A softly-spoken, self-deprecating 65-year-old, Joyce grew up in Ballinasloe in Galway reading “all the usual Enid Blyton books, Nancy Drew, The Castle of Adventure, all that kind of stuff. I graduated – if that’s the word – to all the John Creasey’s and other big crime writers of the time, mainly from the 1930s. A lot of them seemed to involve the Riviera and jewel thieves, who I see are still in business.”
“A lot of things got in the way of the writing,” he says, “from having to earn a living to health issues. Serious health problems held me back for the best part of 10 years. Why start all over again? Because it was always something I wanted to do.”
What got him back writing again, for the play The Tower, was an imagined conversation between the ghosts of James Joyce and Oliver St. John Gogarty. Did he ever stop to consider the audacity of writing dialogue for James Joyce?
“I know, the arrogance of it. Jesus, when I think about it now …” He shrugs. “I hadn’t written anything for a very long time, and that was the first thing I wrote in my so-called second coming. I live quite close to the Martello tower in Sandycove, and I was just walking by it one day, wondering what these guys might say to one another if they met now.”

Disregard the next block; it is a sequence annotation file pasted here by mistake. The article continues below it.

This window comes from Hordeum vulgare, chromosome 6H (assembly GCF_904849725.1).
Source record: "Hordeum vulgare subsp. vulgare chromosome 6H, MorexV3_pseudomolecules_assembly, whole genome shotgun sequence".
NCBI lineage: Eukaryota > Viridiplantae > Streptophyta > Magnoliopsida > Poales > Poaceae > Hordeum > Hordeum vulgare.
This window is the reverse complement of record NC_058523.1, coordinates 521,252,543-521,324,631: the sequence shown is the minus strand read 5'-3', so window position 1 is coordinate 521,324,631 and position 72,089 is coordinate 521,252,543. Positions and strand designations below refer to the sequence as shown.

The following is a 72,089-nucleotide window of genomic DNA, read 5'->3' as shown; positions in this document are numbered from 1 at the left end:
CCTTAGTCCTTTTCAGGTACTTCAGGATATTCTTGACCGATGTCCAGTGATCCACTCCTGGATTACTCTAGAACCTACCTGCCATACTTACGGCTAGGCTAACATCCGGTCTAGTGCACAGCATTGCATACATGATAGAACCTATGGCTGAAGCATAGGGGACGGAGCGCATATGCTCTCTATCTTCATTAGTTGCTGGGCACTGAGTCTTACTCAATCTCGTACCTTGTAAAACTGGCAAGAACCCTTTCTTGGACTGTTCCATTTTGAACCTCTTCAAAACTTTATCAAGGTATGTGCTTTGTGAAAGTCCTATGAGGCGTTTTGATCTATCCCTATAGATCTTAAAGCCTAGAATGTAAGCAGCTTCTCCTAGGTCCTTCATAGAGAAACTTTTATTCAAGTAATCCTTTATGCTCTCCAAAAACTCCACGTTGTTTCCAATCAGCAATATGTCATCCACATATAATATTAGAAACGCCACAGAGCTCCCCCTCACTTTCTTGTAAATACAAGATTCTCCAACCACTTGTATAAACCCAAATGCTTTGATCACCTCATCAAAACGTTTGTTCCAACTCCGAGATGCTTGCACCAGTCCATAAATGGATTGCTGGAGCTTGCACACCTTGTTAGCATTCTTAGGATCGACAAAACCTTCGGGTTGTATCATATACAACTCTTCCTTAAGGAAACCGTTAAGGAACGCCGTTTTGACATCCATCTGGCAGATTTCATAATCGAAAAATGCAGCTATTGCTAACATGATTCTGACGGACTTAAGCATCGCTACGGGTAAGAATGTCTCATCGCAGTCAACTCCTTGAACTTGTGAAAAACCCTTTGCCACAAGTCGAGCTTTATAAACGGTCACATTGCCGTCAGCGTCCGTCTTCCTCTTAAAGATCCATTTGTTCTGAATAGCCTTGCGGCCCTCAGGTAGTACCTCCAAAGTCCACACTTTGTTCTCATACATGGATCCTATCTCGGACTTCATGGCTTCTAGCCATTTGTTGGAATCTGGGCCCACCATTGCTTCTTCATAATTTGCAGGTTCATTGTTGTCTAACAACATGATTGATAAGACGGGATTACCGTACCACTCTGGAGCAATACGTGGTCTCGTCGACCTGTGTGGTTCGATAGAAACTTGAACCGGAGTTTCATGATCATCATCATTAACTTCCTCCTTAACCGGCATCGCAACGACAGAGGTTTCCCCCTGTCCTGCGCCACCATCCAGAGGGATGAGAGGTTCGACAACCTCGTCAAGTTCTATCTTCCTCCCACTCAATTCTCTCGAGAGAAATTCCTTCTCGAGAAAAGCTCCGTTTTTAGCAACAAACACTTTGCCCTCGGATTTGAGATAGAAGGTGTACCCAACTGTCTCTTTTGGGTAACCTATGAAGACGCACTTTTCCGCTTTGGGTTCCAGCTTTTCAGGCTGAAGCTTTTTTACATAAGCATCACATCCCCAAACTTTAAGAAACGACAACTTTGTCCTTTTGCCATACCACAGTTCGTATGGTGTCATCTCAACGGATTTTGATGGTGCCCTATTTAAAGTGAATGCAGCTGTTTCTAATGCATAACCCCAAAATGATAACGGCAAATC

Instead of the world-famous James Joyce, however, it was the largely overlooked Oliver St. John Gogarty’s reinvention of himself at an advanced age that intrigued Joe Joyce.
“What really got me interested was when I was in Renvyle House Hotel in Connemara, which Gogarty had owned and run as a hotel, and they had various things up on the wall, framed newspapers and telegrams and so forth. They had a piece there about Gogarty leaving Ireland when he was 61, going to live in New York – and I could see that age coming at me, and it seemed like a great idea, that you could start over again at 61. So that’s what fascinated me.”
Gogarty, who served as the inspiration for Buck Mulligan in Joyce’s Ulysses, wasn’t just a poet and author, but a politician, athlete and doctor besides.
“Gogarty was as smart a guy as Joyce, possibly even smarter, but he was a man with too many talents. And why is one writer remembered and not the other? Basically what it came down to, I think, was discipline.” A wry smile. “With which I totally empathise.”
Echoland by Joe Joyce is published by Liberties Press (€13.99)
This interview was first published in the Irish Examiner.
“Burke shows again that he’s not just a comic genius, but also a fine dramatic writer and storyteller.” – Booklist. “Prose both scabrous and poetic.” – Publishers Weekly. “Proust meets Chandler over a pint of Guinness.” – Spectator. “Among the most memorable books of the year, of any genre.” – Sunday Times. “A hardboiled delight.” – Guardian. “Imagine Donald Westlake and Richard Stark collaborating on a screwball noir.” – Kirkus Reviews. “A cross between Raymond Chandler and Flann O’Brien.” – John Banville.